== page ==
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Recent Publication Information for Megan Sweeney

TITLE

Reading Is My Window: Books and the Art of Reading in Women’s Prisons

AUTHOR

Megan Sweeney
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Drawing on extensive interviews with ninety-four women prisoners, Megan Sweeney examines how incarcerated women use available reading materials to come to terms with their pasts, negotiate their present experiences, and reach toward different futures.

Foregrounding the voices of African American women, Sweeney analyzes how prisoners read three popular genres: narratives of victimization, urban crime fiction, and self-help books. She outlines the history of reading and education in U.S. prisons, highlighting how the increasing dehumanization of prisoners has resulted in diminished prison libraries and restricted opportunities for reading. Although penal officials have sometimes endorsed reading as a means to control prisoners, Sweeney illuminates the resourceful ways in which prisoners educate and empower themselves through reading. Given the scarcity of counseling and education in prisons, women use books to make meaning from their experiences, to gain guidance and support, to experiment with new ways of being, and to maintain connections with the world.

All recent publications by Megan Sweeney

  • The Story Within Us: Women Prisoners Reflect on Reading
  • Reading Is My Window: Books and the Art of Reading in Women’s Prisons

All publications by Megan Sweeney

Books:
“Reading Is My Window”: Books and the Art of Reading  in Women’s Prisons; University of North Carolina Press, 2010 
(Winner, 2011 Emily Toth Award for Best Single Work in Women's Studies)
(Winner, 2010 PASS Award from the National Council of Crime and Delinquency)
(Honorable Mention, 2011 Gloria E. Anzaldua Book Prize, National Women's Studies Association)

The Story Within Us: Women Prisoners Reflect on Reading; University of Illinois Press, 2012

Articles:
“‘Keepin’it real’: Incarcerated Women’s Readings of African American Urban Fiction.”  From Codex to Hypertext: Reading at the Turn of the Twenty-First Century.  Ed. Anouk Lang.  University of Massachusetts Press, 2012.

“Legal Brutality: Prisons and  Punishment, the American Way,” American Literary History 22.3 (Fall 2010): 698-713.
 
“‘I lived that book!’:  Reading Behind Bars.” Interrupted Life: The Experiences of Incarcerated Women in the United StatesEd. Rickie Solinger.  Berkeley: University of California Press, 2010.  180-87.

“Reading and Reckoning in a Women’s Prison.” Texas Studies in Literature and Language 50.3 (2008): 304-328.  Special Issue on Detention.  Ed.  Phillip Barrish.

“Books as Bombs: Incendiary Reading Practices in Women’s Prisons.”  PMLA 123.3 (May 2008): 666-672.

Beard v. Banks: Deprivation as Rehabilitation.” PMLA 122.3 (May 2007): 779-783.

“‘Something Rogue’: Commensurability, Commodification, Crime, and Justice in Toni Morrison’s Later Fiction.”  Modern Fiction Studies52.2 (Summer 2006): 440-469.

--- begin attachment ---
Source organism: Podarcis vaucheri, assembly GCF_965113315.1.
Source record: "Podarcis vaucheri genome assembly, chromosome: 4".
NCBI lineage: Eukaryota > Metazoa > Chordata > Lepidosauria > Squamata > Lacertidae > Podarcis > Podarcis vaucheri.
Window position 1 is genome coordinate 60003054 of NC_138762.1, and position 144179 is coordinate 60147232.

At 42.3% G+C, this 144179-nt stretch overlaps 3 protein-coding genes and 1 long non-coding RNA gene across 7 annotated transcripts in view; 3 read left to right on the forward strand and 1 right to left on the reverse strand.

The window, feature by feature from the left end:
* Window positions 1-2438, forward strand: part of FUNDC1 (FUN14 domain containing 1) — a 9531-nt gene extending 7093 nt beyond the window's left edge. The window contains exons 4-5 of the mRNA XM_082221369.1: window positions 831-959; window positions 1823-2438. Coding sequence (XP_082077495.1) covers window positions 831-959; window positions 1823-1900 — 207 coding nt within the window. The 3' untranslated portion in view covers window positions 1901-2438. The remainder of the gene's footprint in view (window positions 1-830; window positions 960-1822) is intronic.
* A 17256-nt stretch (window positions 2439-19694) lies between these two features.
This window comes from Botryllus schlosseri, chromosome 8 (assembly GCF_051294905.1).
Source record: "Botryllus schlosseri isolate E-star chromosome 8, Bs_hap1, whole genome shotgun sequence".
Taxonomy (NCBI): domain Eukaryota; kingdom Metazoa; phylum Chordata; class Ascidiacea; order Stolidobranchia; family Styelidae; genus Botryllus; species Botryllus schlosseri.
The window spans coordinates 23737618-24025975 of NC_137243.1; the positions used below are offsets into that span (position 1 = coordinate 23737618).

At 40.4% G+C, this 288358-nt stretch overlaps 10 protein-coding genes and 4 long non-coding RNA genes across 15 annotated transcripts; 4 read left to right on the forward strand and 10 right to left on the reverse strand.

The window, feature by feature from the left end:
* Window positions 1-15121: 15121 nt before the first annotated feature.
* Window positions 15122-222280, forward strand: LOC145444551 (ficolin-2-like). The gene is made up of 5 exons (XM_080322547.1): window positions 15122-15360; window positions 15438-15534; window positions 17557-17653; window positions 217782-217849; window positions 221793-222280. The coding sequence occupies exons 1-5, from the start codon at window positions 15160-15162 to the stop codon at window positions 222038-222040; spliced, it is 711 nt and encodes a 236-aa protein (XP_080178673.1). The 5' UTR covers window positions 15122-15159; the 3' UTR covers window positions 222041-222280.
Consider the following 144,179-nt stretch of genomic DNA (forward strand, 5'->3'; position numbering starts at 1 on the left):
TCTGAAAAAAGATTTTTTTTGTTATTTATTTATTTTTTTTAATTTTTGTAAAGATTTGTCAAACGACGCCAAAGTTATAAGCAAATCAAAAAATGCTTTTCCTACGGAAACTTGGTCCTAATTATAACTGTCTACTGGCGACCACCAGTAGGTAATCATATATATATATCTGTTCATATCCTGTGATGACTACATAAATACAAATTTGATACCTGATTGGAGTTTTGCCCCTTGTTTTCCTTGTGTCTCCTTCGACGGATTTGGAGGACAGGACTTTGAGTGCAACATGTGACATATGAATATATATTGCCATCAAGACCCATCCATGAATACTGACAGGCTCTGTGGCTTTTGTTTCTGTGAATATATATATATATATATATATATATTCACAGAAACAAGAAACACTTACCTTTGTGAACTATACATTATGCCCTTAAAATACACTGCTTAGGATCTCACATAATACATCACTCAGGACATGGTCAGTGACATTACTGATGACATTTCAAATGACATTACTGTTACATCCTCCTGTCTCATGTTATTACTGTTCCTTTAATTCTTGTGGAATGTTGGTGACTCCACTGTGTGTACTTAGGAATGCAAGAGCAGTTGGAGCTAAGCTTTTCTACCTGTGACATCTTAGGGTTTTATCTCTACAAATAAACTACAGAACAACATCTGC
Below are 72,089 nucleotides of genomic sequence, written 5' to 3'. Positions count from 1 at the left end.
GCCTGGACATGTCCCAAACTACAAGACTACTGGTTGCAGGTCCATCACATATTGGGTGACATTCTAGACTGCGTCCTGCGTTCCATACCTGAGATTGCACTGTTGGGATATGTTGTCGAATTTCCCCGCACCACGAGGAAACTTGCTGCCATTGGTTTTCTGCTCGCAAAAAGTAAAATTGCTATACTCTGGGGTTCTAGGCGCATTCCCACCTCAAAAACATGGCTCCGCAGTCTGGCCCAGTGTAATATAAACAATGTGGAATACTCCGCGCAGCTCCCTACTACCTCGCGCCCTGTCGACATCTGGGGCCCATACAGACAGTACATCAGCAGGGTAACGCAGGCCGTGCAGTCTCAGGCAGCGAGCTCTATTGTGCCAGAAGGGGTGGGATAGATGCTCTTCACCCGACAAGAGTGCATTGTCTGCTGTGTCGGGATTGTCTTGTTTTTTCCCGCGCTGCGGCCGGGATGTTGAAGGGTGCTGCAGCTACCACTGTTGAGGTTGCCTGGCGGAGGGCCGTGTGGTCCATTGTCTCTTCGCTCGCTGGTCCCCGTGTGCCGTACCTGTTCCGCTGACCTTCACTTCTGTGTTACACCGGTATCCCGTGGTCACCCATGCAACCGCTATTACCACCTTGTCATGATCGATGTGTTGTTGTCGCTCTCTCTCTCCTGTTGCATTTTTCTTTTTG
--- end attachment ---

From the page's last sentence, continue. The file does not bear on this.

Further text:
“Prison Narratives, Narrative Prisons: Incarcerated Women Reading Gayl Jones’s Eva’s Man.”  After the Pain: Critical Essays on Gayl Jones, Ed. Fiona  Mills and Keith Mitchell, New York: Peter Lang Publishing, 2006. 173-202.

“Prison Narratives, Narrative Prisons:  Incarcerated Women Reading Gayl Jones’s Eva’s Man.”  Feminist Studies 30.2 (Summer 2004):  456-482.
(winner of 2003 Feminist Studies Award)

“Racial House, Big House, Home: Contemporary  Abolitionism in Toni Morrison’s Paradise.”  Meridians: feminism, race, transnationalism 4.2 (Spring 2004): 36-63.

“Living to Read True Crime: Theorizations from Prison.”  Discourse: Journal for Theoretical Studies in Media and Culture 25.1-2 (Winter/Spring 2003): 55-89.

“Provocations and Possibilities: Rethinking Prisoners’ Discourse” (Guest Editor’s Introduction). Genre: Forms of Discourse and Culture 35.3-4 (Fall/Winter 2002): 393-405.

“Legally Blind: Seeking Alternative  Literacies From Prison.”  Genre: Forms of Discourse and Culture  35.3-4 (Fall/Winter 2002): 599-624.

“Two Unpublished Letters from Lady Morgan to Richard Jones.”  English Language Notes 23.3 (1998): 40-52.

“To Succeed in Becoming Criminal Without Crime: The Algorithm of True Crime Texts.”  Symploke 6.1-2 (1998):  145-156.

Reviews:
Review: Fugitive Thought: Prison  Movements, Race, and the Meaning of Justice by Michael Hames-Garcia and Questionable  Charity: Gender, Humanitarianism, and Complicity in U.S. Literary Realism by William M. Morgan, American Literature 77.4 (December  2005): 864-867.

Review: Law, Crime and Sexuality: Essays in Feminism by Carol P. Smart, Crime, Law & Social Change 26.4 (1996): 385-388.

Forthcoming:
“The Rickety Bridge: Prisoners and Human Rights in the Literature Classroom.”  Approaches to Teaching Human Rights and Literature.  Eds. Elizabeth Swanson Goldberg and Alexandra Schultheis, forthcoming 2012.
 
In-Progress:
“Mendings” (book manuscript)

 

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